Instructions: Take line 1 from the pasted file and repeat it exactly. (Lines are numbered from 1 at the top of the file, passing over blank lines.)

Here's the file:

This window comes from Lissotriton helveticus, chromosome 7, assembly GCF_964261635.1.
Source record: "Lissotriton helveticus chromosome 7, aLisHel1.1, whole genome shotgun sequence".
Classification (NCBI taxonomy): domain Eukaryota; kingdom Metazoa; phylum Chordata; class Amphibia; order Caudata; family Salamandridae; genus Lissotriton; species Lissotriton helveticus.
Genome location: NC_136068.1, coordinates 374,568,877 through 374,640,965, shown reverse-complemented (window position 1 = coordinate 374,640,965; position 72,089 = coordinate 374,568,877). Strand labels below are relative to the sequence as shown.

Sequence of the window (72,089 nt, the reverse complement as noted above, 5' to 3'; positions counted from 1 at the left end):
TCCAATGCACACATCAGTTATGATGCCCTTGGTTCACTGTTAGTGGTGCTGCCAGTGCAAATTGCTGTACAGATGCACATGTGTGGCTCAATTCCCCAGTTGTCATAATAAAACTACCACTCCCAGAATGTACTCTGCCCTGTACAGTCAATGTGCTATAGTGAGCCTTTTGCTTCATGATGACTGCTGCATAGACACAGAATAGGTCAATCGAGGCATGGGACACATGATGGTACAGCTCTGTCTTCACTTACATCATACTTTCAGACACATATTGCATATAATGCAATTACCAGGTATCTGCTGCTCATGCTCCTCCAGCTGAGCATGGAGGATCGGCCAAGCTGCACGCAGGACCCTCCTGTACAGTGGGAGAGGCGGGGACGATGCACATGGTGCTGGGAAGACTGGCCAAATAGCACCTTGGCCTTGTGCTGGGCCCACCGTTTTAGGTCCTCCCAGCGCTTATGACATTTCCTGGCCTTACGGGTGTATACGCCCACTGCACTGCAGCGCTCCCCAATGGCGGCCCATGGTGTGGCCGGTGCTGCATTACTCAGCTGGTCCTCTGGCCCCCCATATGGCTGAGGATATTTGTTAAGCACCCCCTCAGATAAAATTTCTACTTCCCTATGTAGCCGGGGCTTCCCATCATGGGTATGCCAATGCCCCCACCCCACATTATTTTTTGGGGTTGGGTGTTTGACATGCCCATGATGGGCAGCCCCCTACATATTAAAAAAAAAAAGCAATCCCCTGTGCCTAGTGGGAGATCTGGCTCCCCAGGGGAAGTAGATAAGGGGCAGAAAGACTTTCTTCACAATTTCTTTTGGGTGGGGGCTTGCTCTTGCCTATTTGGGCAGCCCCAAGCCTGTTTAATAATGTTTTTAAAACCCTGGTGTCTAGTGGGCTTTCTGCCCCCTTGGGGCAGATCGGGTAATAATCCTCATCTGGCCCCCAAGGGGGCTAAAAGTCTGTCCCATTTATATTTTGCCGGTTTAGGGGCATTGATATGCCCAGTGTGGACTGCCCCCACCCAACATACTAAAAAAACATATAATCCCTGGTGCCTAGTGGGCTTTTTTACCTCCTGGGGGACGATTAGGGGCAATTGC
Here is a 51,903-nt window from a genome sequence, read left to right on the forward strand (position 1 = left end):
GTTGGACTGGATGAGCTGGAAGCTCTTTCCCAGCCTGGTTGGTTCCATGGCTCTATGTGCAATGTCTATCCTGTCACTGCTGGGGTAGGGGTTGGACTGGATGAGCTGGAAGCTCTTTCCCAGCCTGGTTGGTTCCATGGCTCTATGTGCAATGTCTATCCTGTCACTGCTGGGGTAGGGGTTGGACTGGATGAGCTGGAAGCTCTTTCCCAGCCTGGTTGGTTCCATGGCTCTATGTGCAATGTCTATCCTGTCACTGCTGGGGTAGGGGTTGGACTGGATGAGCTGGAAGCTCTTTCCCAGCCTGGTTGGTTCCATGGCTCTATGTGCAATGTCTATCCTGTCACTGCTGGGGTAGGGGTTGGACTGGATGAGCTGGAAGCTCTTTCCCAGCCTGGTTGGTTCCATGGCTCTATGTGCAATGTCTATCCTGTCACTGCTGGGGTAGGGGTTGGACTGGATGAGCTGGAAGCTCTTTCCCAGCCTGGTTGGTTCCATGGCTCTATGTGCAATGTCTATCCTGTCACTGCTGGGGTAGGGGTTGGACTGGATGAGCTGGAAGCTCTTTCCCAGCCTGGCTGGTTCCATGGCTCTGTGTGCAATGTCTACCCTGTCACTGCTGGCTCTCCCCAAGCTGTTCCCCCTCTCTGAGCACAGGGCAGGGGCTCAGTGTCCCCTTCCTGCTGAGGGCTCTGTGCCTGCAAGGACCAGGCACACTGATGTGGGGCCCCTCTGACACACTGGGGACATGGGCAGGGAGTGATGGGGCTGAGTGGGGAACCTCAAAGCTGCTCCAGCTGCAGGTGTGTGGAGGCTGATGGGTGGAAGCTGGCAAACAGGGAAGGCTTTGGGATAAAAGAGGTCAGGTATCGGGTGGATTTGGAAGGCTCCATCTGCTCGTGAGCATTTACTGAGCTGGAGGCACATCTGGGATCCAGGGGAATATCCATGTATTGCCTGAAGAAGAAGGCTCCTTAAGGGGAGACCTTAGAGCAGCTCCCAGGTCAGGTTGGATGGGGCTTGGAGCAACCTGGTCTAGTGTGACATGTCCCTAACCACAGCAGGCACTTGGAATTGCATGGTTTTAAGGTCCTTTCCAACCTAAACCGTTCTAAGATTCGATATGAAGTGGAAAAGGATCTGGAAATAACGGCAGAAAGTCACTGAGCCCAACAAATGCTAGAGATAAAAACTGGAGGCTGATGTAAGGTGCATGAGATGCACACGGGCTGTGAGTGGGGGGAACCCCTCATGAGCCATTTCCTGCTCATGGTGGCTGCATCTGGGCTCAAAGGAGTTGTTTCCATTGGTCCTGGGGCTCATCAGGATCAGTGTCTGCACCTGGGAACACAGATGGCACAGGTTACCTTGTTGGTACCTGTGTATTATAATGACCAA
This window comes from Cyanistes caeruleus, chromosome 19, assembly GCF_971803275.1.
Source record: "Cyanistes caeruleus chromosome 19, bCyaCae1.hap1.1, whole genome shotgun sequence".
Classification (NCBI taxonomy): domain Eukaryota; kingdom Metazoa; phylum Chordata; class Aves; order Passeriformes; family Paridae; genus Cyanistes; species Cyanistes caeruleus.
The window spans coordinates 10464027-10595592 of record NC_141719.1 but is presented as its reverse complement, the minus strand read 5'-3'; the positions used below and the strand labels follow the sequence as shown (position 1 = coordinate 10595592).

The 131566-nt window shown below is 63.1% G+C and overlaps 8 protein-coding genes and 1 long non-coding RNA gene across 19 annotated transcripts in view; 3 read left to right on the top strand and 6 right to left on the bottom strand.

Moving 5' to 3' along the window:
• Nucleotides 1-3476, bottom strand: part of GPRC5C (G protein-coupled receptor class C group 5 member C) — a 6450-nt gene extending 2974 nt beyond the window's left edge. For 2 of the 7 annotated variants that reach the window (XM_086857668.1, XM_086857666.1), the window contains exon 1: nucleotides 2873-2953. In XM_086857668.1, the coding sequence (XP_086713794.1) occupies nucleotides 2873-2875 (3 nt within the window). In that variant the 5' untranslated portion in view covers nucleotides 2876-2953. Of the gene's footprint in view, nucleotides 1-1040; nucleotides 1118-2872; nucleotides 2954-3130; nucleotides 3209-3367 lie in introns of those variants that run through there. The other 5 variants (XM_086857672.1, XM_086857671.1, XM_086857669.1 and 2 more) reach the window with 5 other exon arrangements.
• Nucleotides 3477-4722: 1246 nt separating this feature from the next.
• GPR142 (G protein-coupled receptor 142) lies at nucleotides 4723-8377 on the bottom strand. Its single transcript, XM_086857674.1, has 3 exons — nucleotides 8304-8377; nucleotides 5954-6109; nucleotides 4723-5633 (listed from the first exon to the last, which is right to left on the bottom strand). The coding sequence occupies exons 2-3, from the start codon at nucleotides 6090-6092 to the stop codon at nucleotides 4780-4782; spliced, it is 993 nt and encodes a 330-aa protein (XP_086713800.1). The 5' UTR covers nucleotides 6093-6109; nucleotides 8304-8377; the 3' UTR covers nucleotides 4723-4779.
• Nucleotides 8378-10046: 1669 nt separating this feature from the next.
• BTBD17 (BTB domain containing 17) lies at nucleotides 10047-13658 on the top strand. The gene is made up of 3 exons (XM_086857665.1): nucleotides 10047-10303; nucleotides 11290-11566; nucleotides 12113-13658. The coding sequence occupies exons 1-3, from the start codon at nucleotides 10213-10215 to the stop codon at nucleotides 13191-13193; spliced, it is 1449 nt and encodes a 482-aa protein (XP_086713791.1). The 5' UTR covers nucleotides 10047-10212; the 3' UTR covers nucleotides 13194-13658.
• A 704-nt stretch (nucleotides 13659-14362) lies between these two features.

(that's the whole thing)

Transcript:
This window comes from Lissotriton helveticus, chromosome 7, assembly GCF_964261635.1.